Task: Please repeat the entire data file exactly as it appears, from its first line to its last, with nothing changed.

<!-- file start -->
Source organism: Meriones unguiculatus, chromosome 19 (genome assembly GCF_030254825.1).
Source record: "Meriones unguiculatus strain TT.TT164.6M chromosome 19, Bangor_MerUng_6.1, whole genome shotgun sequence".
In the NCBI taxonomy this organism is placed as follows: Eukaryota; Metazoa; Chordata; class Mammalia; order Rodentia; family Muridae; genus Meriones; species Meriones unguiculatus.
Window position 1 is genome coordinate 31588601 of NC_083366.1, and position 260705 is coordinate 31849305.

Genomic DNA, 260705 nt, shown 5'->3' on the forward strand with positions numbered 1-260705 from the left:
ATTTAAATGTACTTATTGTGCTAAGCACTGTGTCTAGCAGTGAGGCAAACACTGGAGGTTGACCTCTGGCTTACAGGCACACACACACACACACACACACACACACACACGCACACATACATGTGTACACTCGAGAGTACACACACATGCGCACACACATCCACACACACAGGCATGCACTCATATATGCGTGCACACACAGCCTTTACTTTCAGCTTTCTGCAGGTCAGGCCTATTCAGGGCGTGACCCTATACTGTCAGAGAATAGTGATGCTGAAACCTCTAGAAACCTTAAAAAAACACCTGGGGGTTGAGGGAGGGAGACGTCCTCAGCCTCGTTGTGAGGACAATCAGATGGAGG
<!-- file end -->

Source organism: Meriones unguiculatus, chromosome 19 (genome assembly GCF_030254825.1).
Source record: "Meriones unguiculatus strain TT.TT164.6M chromosome 19, Bangor_MerUng_6.1, whole genome shotgun sequence".
In the NCBI taxonomy this organism is placed as follows: Eukaryota; Metazoa; Chordata; class Mammalia; order Rodentia; family Muridae; genus Meriones; species Meriones unguiculatus.
Window position 1 is genome coordinate 31588601 of NC_083366.1, and position 260705 is coordinate 31849305.

Genomic DNA, 260705 nt, shown 5'->3' on the forward strand with positions numbered 1-260705 from the left:
ATTTAAATGTACTTATTGTGCTAAGCACTGTGTCTAGCAGTGAGGCAAACACTGGAGGTTGACCTCTGGCTTACAGGCACACACACACACACACACACACACACACACACGCACACATACATGTGTACACTCGAGAGTACACACACATGCGCACACACATCCACACACACAGGCATGCACTCATATATGCGTGCACACACAGCCTTTACTTTCAGCTTTCTGCAGGTCAGGCCTATTCAGGGCGTGACCCTATACTGTCAGAGAATAGTGATGCTGAAACCTCTAGAAACCTTAAAAAAACACCTGGGGGTTGAGGGAGGGAGACGTCCTCAGCCTCGTTGTGAGGACAATCAGATGGAGG